Mothers Against Drunk Driving, Connecticut Chapter
Mothers Against Drunk Driving, Connecticut Chapter
565 Washington Ave.
North Haven, Connecticut 06523
Telephone: (203) 234-6521
Fax: (203) 234-6523
Web site: www.madd.org
DRUNK DRIVING'S A SERIOUS CRIME. LET'S TREAT IT THAT WAY. CAMPAIGN
The campaign "Drunk Driving's a Serious Crime. Let's Treat It That Way" was originally created in 1997 for the Connecticut chapter of Mothers Against Drunk Driving (MADD). It was deemed so effective, however, that it was later adopted by chapters around the United States. At no charge, advertising agency Pagano Schenck & Kay of Boston created a television commercial and four posters, approximately 13 by 16 inches, designed to look like warning or safety signs. Each poster compared the lenient sentences drunk drivers sometimes received with the tougher sentences handed out for much less serious offenses. All of the incidents cited in the campaign were true. In a nutshell, the campaign argued that the punishment for drunk driving did not fit the crime, that, in fact, the absurdly light sentences often given to drunk drivers trivialized the crime.
"Warning," a silent, stark 30-second television spot, showed white text rolling against a black screen. "Warning[,] this program is intended for public viewing," it began. "Unauthorized reproduction and exhibition many result in up to five years in prison and a $250,000 fine. Which is a far greater punishment than what a drunk driver got after his car rammed into 18-year-old Mary Sanders[,] crushing her. The drunk driver spent three months in jail. Mary Sanders went into a coma. And died. Mothers Against Drunk Driving. It's a serious crime. Let's treat it that way."
Under the headline "NO GRAFFITI," one of the posters read, "Convicted persons may serve six months in jail. That's two months more than what a drunk driver served after smashing her car into 14-year-old Eric Zimmerman. Eric's head was pierced by a chain-link fence, which killed him." At the bottom appeared the line "Mothers Against Drunk Driving. It's a serious crime. Let's treat it that way."
A second poster used the headline "Keep Off the Grass." The copy read, "Punishable by a fine of up to $99. That's $99 more than what a drunk driver paid after crashing into the car carrying 15-year-old Kerry Dunlop. The drunk driver got off scot-free. Kerry's neck broke and she died." Another poster pointed out that a $50 fine for not curbing a dog was more severe than the punishment given to a drunk driver who smashed into Julia Coppola and her two daughters. The final poster said that shoplifters could be imprisoned for up to one year, which exceeded the time served by a drunk driver who slammed into Russ Gordon and Michael Albert, both 26 years old. The drunk driver received eight months, while "Russ and Michael received death."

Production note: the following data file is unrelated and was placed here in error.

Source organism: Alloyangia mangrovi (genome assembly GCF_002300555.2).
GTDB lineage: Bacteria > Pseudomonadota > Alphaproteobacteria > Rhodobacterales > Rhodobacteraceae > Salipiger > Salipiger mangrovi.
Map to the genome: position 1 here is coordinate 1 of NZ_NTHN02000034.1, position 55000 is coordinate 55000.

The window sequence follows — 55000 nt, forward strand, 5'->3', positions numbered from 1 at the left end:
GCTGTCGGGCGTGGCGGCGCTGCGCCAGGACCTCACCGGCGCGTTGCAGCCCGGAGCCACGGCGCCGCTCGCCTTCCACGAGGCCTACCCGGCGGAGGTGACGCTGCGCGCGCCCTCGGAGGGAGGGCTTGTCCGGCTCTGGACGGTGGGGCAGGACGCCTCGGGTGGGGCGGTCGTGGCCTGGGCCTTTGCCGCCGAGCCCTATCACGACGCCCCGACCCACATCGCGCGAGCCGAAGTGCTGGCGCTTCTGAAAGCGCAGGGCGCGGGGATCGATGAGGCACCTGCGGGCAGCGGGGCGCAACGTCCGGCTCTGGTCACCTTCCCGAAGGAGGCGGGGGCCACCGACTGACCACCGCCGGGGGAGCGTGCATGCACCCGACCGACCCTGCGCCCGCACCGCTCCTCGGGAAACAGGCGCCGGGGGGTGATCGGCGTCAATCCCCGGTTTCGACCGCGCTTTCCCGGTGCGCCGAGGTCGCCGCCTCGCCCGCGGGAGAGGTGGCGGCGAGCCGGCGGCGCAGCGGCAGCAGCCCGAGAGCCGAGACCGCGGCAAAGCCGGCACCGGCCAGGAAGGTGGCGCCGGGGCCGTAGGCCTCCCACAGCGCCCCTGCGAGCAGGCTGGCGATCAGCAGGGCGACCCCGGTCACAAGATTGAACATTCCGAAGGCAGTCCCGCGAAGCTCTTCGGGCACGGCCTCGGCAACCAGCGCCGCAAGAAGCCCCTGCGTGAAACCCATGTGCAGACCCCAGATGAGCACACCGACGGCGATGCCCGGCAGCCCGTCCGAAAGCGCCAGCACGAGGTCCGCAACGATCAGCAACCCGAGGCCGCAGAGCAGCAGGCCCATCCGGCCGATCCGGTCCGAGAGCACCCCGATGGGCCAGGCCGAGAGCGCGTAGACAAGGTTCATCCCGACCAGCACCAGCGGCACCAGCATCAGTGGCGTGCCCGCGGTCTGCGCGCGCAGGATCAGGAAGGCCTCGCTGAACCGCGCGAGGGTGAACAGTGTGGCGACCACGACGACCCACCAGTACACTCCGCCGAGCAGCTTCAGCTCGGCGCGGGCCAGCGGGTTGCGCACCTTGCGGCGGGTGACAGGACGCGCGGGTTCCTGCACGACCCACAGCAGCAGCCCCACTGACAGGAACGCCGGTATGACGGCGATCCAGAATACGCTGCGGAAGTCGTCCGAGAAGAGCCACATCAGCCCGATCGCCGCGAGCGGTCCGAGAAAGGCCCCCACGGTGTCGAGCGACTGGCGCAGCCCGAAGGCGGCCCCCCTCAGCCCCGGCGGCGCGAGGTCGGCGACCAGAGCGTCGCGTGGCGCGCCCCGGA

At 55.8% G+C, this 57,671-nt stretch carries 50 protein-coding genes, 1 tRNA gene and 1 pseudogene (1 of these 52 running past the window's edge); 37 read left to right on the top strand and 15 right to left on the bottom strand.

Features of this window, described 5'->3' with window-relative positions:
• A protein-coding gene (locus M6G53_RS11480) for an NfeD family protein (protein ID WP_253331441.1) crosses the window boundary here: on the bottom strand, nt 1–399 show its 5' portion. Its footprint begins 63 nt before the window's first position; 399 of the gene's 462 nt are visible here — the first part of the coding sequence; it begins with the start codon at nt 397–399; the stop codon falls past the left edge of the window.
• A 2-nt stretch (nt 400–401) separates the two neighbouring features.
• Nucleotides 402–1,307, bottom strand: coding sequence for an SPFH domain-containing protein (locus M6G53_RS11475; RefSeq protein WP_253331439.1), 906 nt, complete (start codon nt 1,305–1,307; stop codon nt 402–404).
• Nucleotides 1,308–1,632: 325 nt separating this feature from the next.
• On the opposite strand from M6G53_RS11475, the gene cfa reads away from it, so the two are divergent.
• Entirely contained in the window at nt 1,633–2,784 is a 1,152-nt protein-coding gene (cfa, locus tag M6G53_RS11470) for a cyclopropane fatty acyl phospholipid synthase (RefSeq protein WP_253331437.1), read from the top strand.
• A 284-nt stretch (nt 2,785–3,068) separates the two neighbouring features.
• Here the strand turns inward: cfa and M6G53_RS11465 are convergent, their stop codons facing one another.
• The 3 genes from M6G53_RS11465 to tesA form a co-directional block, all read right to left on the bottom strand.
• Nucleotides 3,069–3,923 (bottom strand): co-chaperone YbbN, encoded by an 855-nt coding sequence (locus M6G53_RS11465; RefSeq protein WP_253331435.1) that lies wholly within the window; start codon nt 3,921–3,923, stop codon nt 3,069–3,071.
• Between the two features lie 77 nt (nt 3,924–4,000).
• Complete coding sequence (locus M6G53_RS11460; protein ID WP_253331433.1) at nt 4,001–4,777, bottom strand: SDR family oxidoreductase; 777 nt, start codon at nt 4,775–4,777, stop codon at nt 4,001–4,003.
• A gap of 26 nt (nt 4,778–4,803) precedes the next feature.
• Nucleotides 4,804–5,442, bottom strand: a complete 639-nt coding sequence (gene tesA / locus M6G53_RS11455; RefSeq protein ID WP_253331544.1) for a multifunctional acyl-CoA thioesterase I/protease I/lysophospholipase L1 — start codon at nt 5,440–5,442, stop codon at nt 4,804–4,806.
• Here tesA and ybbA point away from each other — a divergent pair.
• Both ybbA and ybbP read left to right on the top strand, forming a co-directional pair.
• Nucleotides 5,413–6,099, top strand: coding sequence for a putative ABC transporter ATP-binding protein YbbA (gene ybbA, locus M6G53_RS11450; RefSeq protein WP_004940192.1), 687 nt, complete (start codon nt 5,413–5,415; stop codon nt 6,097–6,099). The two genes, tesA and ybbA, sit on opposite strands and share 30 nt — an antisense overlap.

There was an initial printing of 5,000, with MADD distributing the posters to all Connecticut police and state trooper departments. They also were sent to high schools and colleges, as well as to shopping malls. To introduce the campaign, MADD held an event on the state capitol steps to acknowledge Crime Victims Rights Week (April 13-19, 1997). Family members of each victim mentioned presented oversized posters to MADD representatives.
Candy Lightner founded Mothers Against Drunk Driving in California in 1980 after a drunken man with multiple convictions for driving while intoxicated ran down and killed her 13-year-old daughter. The man had been released from jail two days earlier for another hit-and-run drunk driving crash. By 1998 the national organization had an annual budget of $50 million and 600 chapters.
MADD worked to stop drunk driving and prevent underage drinking through new legislation, stronger enforcement of current laws, increased public awareness, and assistance to victims. The organization considered one of its major accomplishments to be the raising of the national drinking age from 18 to 21 in 1984. As a nonprofit organization, MADD did not produce paid advertising, but the national headquarters and its chapters sometimes produced public service announcements (PSAs) for print, radio, and television. One of its most widely known programs was the "Tie One On for Safety" red ribbon project.